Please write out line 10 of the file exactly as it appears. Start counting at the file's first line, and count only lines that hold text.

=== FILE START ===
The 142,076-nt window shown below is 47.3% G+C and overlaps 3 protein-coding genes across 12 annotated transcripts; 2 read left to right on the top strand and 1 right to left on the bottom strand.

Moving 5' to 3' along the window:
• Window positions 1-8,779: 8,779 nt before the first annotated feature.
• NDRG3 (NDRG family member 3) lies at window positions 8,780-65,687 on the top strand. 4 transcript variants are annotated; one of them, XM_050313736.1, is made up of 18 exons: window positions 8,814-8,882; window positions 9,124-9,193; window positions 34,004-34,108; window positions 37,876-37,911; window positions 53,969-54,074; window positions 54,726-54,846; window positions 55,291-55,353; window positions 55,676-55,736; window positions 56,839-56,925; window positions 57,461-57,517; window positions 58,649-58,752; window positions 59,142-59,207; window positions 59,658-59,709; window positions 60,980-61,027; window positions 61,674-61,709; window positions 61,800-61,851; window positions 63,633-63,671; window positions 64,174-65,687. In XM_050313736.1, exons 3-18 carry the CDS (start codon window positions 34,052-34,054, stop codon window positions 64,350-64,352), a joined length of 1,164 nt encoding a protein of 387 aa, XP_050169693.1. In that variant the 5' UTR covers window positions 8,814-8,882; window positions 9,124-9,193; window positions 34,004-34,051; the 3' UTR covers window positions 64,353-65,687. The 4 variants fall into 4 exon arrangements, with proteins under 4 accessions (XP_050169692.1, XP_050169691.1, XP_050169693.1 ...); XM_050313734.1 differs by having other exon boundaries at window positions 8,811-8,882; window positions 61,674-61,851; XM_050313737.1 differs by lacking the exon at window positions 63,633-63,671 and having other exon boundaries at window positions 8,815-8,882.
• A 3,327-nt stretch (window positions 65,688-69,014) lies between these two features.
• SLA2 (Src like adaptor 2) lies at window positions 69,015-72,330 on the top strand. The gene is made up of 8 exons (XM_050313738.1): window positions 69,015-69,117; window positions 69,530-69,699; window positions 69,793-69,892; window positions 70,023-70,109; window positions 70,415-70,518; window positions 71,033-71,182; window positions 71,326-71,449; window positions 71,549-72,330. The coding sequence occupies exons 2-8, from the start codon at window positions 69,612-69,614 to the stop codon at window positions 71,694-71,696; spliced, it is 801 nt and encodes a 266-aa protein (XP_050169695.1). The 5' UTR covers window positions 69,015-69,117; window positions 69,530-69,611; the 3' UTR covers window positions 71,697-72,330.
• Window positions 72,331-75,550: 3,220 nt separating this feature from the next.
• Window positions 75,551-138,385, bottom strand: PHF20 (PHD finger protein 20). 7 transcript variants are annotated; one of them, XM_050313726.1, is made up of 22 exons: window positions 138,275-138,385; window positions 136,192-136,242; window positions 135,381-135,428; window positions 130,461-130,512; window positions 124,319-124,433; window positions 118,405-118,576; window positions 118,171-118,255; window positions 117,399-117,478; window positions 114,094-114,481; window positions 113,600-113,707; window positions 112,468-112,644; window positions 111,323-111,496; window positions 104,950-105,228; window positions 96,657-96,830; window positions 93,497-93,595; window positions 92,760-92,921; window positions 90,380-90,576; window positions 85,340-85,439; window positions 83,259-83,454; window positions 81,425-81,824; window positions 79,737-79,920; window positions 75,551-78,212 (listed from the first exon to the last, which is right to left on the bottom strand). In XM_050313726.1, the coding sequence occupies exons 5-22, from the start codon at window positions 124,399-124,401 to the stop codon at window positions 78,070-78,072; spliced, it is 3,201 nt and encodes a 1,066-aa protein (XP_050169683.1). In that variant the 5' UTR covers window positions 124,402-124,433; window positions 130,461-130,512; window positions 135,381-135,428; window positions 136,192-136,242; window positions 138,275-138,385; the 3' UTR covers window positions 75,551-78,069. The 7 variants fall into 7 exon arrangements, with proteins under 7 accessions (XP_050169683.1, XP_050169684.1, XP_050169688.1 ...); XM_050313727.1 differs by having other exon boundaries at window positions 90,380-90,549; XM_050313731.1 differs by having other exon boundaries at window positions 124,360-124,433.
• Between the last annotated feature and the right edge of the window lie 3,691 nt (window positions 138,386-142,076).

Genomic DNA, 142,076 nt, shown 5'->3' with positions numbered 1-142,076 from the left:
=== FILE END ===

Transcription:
Genomic DNA, 142,076 nt, shown 5'->3' with positions numbered 1-142,076 from the left: